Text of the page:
The proliferation of CPS/IoT deployments has generated enormous amount of data, using which the owner can obtain financial benefits by selling useful data to specific consumers. In an IoT data marketplace, both sellers and consumers can communicate and share data. However, the data customers do not trust the sellers as the data quality cannot be guaranteed. Blockchain in this case can enhance IoT data marketplace by providing a decentralised payment mechanism using built-in cryptocurrency and utilising DTRMS to assess the trustworthiness of each participant.

Camilo et al. proposed a blockchain-based data trading platform, in which trust and reputation play an important role in helping customers determining the quality of the sellers [camilo2020]. The authors define a distinction between trust and reputation, where trust corresponds to buyer’s view of a seller based on his trading experience, while reputation is an aggregated view of a particular seller from multiple individual trust scores across different buyers. In this platform, the data owners or sellers may advertise the metadata via a smart contract on the blockchain, which can be be explored by data buyers to select the preferred sellers. The data buyers are required to submit a feedback that rates the seller and the data quality through a feedback transaction to the blockchain, using which the smart contract evaluates the trust and reputation score of the sellers accordingly.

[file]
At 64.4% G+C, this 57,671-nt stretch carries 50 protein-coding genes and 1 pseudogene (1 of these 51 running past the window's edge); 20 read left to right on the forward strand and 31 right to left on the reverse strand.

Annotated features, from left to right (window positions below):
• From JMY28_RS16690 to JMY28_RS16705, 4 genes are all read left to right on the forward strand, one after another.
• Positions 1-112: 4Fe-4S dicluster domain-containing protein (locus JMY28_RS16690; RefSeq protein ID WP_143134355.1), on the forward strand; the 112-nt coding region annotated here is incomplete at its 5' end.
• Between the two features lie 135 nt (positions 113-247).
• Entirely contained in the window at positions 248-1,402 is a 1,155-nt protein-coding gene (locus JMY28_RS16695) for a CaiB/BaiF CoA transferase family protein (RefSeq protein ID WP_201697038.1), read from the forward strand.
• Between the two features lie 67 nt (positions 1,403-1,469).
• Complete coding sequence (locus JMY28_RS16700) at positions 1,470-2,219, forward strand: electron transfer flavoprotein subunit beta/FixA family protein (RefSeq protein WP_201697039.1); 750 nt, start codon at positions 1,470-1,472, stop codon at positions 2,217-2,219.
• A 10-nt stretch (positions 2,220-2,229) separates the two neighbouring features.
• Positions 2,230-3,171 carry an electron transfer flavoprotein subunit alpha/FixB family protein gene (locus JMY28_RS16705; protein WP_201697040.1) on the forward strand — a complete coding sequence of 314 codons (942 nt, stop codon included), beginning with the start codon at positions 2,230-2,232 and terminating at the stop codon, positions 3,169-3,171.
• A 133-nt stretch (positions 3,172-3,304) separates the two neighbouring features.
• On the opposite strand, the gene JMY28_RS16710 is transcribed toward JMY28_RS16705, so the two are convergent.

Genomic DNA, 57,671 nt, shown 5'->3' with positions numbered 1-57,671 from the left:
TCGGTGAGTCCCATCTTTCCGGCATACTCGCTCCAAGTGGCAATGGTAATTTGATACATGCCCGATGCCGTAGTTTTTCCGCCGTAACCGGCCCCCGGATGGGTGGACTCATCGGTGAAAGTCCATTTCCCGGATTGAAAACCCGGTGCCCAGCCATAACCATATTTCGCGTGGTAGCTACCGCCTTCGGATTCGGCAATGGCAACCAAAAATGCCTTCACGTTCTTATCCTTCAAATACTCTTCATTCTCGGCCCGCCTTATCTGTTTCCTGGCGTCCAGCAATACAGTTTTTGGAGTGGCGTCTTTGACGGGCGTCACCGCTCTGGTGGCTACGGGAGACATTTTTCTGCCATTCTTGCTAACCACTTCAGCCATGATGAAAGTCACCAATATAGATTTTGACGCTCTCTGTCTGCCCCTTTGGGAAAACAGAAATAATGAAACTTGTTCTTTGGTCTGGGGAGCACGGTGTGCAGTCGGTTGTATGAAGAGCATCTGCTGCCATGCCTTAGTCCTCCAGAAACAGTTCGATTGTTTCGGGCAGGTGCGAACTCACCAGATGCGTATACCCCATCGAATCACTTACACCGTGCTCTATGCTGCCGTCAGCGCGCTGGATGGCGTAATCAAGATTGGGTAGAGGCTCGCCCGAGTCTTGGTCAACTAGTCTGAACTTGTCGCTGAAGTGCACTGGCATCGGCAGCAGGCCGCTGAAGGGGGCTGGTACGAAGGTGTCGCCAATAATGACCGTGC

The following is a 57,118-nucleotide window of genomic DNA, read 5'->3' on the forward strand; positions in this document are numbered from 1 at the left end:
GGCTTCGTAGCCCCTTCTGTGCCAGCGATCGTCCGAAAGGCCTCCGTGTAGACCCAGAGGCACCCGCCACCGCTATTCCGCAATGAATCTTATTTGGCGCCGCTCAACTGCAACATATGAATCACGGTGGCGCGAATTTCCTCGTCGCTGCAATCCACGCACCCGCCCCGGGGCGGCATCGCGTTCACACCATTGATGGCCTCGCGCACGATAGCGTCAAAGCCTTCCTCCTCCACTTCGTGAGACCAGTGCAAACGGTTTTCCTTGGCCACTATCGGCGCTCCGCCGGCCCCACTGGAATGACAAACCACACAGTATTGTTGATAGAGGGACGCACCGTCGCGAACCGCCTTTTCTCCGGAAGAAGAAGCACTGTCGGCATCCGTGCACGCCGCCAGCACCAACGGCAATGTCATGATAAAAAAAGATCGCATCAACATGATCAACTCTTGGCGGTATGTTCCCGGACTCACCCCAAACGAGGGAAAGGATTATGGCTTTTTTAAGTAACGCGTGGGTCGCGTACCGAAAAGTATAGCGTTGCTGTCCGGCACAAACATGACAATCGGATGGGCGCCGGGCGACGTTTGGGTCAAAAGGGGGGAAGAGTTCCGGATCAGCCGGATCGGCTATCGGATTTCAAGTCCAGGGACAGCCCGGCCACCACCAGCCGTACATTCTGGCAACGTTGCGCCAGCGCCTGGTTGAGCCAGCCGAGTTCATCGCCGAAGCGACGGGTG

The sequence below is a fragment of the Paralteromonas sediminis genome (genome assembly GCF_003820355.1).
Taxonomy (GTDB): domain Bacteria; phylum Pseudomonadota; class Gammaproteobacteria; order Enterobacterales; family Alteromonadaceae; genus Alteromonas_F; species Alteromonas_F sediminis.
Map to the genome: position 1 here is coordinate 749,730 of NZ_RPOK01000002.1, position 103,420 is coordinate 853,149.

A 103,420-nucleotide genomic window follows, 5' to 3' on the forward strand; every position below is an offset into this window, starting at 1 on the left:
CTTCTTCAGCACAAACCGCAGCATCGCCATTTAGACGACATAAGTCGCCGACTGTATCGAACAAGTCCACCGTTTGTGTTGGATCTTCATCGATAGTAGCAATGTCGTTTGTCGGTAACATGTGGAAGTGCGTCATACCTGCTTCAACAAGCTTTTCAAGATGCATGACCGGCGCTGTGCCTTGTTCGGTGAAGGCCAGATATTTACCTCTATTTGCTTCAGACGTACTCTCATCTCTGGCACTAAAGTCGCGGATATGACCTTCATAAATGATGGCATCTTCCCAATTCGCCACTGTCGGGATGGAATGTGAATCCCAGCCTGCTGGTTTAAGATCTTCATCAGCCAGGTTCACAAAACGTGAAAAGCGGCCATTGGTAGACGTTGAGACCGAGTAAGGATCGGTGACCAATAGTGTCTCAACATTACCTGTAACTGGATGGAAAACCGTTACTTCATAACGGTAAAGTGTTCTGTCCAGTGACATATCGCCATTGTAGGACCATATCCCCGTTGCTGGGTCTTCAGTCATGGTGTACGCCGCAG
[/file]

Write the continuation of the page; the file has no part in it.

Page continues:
In [javaid2020], the authors proposed an automatic review system to assess the quality of the data, which is used for monetisation of IoT data. The system adopts a publish-subscribe mechanism, where a MQTT broker plays an important role along with the permissioned blockchain. A rating is associated to each data on each topic in the platform. Any data buyer may request the smart contract to browse available data based on subscribed topics, with reviews associated with each data sale. Upon completing the data access, each buyer is required to submit reviews about the accessed data for an incentive. The system utilises a smart contract to achieve an automated payment and incentive mechanisms that eliminate the need for a TTP, while also reducing the associated risks of trusting an external party.